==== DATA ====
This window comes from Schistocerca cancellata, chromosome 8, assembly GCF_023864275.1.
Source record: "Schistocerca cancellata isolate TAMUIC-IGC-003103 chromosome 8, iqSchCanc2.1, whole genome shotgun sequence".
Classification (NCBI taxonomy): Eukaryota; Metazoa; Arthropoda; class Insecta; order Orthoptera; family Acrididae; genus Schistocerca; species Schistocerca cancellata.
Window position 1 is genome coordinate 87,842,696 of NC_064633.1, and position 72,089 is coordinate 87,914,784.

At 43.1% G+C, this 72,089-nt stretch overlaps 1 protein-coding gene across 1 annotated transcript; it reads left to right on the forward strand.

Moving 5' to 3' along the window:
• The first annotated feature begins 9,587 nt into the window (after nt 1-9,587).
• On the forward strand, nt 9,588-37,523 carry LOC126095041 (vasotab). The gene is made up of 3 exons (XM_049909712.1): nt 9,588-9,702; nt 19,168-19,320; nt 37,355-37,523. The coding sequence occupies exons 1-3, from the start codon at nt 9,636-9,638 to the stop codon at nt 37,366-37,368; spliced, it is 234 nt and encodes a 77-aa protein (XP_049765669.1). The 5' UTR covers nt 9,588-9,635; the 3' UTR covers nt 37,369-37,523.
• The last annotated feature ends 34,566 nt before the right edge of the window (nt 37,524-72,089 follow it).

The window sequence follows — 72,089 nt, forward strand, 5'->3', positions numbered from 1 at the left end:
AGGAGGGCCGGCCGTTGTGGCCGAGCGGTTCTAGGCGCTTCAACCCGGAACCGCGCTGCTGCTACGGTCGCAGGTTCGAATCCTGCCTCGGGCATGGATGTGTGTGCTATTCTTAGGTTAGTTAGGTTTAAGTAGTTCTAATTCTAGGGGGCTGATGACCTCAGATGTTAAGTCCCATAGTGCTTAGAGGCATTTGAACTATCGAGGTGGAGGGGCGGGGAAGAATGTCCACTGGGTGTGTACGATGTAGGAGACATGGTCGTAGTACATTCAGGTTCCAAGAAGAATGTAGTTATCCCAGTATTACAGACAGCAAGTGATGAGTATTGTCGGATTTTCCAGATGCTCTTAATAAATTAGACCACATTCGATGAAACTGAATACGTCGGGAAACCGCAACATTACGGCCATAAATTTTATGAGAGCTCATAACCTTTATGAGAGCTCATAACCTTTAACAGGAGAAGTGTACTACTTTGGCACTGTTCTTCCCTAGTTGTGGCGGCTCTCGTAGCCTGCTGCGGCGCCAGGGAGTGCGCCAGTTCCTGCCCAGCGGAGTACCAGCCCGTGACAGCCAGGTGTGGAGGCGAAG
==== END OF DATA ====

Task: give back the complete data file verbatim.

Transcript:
This window comes from Schistocerca cancellata, chromosome 8, assembly GCF_023864275.1.
Source record: "Schistocerca cancellata isolate TAMUIC-IGC-003103 chromosome 8, iqSchCanc2.1, whole genome shotgun sequence".
Classification (NCBI taxonomy): Eukaryota; Metazoa; Arthropoda; class Insecta; order Orthoptera; family Acrididae; genus Schistocerca; species Schistocerca cancellata.
Window position 1 is genome coordinate 87,842,696 of NC_064633.1, and position 72,089 is coordinate 87,914,784.

At 43.1% G+C, this 72,089-nt stretch overlaps 1 protein-coding gene across 1 annotated transcript; it reads left to right on the forward strand.

Moving 5' to 3' along the window:
• The first annotated feature begins 9,587 nt into the window (after nt 1-9,587).
• On the forward strand, nt 9,588-37,523 carry LOC126095041 (vasotab). The gene is made up of 3 exons (XM_049909712.1): nt 9,588-9,702; nt 19,168-19,320; nt 37,355-37,523. The coding sequence occupies exons 1-3, from the start codon at nt 9,636-9,638 to the stop codon at nt 37,366-37,368; spliced, it is 234 nt and encodes a 77-aa protein (XP_049765669.1). The 5' UTR covers nt 9,588-9,635; the 3' UTR covers nt 37,369-37,523.
• The last annotated feature ends 34,566 nt before the right edge of the window (nt 37,524-72,089 follow it).

The window sequence follows — 72,089 nt, forward strand, 5'->3', positions numbered from 1 at the left end:
AGGAGGGCCGGCCGTTGTGGCCGAGCGGTTCTAGGCGCTTCAACCCGGAACCGCGCTGCTGCTACGGTCGCAGGTTCGAATCCTGCCTCGGGCATGGATGTGTGTGCTATTCTTAGGTTAGTTAGGTTTAAGTAGTTCTAATTCTAGGGGGCTGATGACCTCAGATGTTAAGTCCCATAGTGCTTAGAGGCATTTGAACTATCGAGGTGGAGGGGCGGGGAAGAATGTCCACTGGGTGTGTACGATGTAGGAGACATGGTCGTAGTACATTCAGGTTCCAAGAAGAATGTAGTTATCCCAGTATTACAGACAGCAAGTGATGAGTATTGTCGGATTTTCCAGATGCTCTTAATAAATTAGACCACATTCGATGAAACTGAATACGTCGGGAAACCGCAACATTACGGCCATAAATTTTATGAGAGCTCATAACCTTTATGAGAGCTCATAACCTTTAACAGGAGAAGTGTACTACTTTGGCACTGTTCTTCCCTAGTTGTGGCGGCTCTCGTAGCCTGCTGCGGCGCCAGGGAGTGCGCCAGTTCCTGCCCAGCGGAGTACCAGCCCGTGACAGCCAGGTGTGGAGGCGAAG